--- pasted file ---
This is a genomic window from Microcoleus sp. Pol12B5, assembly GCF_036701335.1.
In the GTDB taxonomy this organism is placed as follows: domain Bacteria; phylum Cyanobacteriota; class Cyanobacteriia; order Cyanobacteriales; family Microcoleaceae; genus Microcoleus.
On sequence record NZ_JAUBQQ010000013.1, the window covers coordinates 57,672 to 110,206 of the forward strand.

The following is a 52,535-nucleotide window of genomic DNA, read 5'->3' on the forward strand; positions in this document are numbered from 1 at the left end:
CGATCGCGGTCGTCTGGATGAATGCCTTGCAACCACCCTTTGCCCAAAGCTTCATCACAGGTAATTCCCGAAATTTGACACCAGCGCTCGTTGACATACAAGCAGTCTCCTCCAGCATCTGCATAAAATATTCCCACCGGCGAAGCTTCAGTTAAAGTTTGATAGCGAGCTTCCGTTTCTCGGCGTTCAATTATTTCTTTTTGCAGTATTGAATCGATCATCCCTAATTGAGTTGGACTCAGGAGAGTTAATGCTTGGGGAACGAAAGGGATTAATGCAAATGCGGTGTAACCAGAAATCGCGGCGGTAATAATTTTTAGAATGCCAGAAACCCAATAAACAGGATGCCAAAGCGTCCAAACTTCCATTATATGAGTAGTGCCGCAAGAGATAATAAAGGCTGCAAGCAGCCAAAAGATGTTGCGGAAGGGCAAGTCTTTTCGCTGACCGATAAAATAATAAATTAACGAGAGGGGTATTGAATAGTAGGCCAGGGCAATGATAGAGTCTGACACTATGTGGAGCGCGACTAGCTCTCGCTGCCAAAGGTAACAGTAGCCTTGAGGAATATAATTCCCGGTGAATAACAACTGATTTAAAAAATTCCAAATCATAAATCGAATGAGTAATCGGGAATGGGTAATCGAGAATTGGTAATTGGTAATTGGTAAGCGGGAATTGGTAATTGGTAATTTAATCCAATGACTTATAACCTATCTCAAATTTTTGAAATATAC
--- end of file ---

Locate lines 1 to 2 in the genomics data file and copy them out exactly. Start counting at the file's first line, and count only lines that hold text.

This is a genomic window from Microcoleus sp. Pol12B5, assembly GCF_036701335.1.
In the GTDB taxonomy this organism is placed as follows: domain Bacteria; phylum Cyanobacteriota; class Cyanobacteriia; order Cyanobacteriales; family Microcoleaceae; genus Microcoleus.